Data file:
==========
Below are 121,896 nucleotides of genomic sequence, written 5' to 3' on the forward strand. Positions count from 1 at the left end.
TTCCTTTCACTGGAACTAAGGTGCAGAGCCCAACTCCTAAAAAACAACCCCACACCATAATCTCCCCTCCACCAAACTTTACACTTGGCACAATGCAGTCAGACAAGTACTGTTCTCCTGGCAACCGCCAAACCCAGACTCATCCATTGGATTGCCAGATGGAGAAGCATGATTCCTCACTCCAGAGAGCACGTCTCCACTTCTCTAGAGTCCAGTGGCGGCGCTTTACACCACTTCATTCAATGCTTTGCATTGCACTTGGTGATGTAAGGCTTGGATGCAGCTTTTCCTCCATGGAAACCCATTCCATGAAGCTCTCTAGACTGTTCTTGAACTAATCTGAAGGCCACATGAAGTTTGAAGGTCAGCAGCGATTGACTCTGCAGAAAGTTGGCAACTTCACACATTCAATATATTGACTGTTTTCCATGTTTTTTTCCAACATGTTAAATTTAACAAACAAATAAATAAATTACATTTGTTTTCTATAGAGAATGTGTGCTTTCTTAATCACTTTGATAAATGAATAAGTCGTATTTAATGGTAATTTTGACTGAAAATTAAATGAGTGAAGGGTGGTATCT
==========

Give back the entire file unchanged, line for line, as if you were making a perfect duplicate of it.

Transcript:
Below are 121,896 nucleotides of genomic sequence, written 5' to 3' on the forward strand. Positions count from 1 at the left end.
TTCCTTTCACTGGAACTAAGGTGCAGAGCCCAACTCCTAAAAAACAACCCCACACCATAATCTCCCCTCCACCAAACTTTACACTTGGCACAATGCAGTCAGACAAGTACTGTTCTCCTGGCAACCGCCAAACCCAGACTCATCCATTGGATTGCCAGATGGAGAAGCATGATTCCTCACTCCAGAGAGCACGTCTCCACTTCTCTAGAGTCCAGTGGCGGCGCTTTACACCACTTCATTCAATGCTTTGCATTGCACTTGGTGATGTAAGGCTTGGATGCAGCTTTTCCTCCATGGAAACCCATTCCATGAAGCTCTCTAGACTGTTCTTGAACTAATCTGAAGGCCACATGAAGTTTGAAGGTCAGCAGCGATTGACTCTGCAGAAAGTTGGCAACTTCACACATTCAATATATTGACTGTTTTCCATGTTTTTTTCCAACATGTTAAATTTAACAAACAAATAAATAAATTACATTTGTTTTCTATAGAGAATGTGTGCTTTCTTAATCACTTTGATAAATGAATAAGTCGTATTTAATGGTAATTTTGACTGAAAATTAAATGAGTGAAGGGTGGTATCT